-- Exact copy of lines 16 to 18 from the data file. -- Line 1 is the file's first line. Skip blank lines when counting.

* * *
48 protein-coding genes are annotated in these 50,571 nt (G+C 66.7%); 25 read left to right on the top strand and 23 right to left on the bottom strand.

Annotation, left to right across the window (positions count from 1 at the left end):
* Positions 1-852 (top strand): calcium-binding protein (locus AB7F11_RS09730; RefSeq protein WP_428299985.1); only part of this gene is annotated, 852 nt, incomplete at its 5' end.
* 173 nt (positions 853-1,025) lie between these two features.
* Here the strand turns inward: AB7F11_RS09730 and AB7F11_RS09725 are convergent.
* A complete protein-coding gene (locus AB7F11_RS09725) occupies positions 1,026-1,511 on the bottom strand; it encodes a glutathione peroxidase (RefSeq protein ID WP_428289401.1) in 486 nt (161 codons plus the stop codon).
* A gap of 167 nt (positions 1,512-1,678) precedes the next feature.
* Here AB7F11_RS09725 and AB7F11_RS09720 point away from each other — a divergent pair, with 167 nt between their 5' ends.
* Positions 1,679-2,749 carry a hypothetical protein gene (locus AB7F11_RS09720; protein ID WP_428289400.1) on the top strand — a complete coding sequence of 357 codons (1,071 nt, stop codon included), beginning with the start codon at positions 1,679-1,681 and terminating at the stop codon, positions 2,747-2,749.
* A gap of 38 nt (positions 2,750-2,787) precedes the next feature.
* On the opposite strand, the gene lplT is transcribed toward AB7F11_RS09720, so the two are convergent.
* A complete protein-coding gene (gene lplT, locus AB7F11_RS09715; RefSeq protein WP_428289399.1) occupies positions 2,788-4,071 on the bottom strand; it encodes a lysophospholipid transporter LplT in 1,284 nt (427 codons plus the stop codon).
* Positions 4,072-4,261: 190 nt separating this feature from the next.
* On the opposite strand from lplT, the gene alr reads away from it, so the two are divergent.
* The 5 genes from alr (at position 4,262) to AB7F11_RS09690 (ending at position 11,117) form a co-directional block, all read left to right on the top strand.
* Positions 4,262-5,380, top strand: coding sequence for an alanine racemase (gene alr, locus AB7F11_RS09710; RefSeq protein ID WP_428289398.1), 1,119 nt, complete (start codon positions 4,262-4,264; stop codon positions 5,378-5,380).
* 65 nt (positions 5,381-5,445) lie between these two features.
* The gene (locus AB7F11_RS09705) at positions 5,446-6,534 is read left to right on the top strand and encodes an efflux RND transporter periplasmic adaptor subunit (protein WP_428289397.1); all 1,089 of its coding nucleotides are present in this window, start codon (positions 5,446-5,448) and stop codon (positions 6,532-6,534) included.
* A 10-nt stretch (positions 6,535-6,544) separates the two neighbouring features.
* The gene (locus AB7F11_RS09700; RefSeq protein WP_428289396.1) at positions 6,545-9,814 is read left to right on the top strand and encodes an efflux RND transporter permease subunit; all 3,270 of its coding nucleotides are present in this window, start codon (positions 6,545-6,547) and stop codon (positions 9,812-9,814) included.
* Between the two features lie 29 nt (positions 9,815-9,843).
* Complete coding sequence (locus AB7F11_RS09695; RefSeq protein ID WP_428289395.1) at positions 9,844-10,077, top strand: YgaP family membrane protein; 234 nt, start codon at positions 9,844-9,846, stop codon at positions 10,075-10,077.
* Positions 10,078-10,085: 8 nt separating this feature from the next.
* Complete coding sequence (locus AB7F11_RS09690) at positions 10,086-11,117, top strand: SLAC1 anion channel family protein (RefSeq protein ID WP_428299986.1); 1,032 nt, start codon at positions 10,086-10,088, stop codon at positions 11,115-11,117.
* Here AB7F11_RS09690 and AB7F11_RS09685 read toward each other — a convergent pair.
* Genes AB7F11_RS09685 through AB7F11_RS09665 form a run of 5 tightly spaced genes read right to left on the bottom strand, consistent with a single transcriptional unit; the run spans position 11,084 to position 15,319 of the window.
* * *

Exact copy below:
* Positions 4,262-5,380, top strand: coding sequence for an alanine racemase (gene alr, locus AB7F11_RS09710; RefSeq protein ID WP_428289398.1), 1,119 nt, complete (start codon positions 4,262-4,264; stop codon positions 5,378-5,380).
* 65 nt (positions 5,381-5,445) lie between these two features.
* The gene (locus AB7F11_RS09705) at positions 5,446-6,534 is read left to right on the top strand and encodes an efflux RND transporter periplasmic adaptor subunit (protein WP_428289397.1); all 1,089 of its coding nucleotides are present in this window, start codon (positions 5,446-5,448) and stop codon (positions 6,532-6,534) included.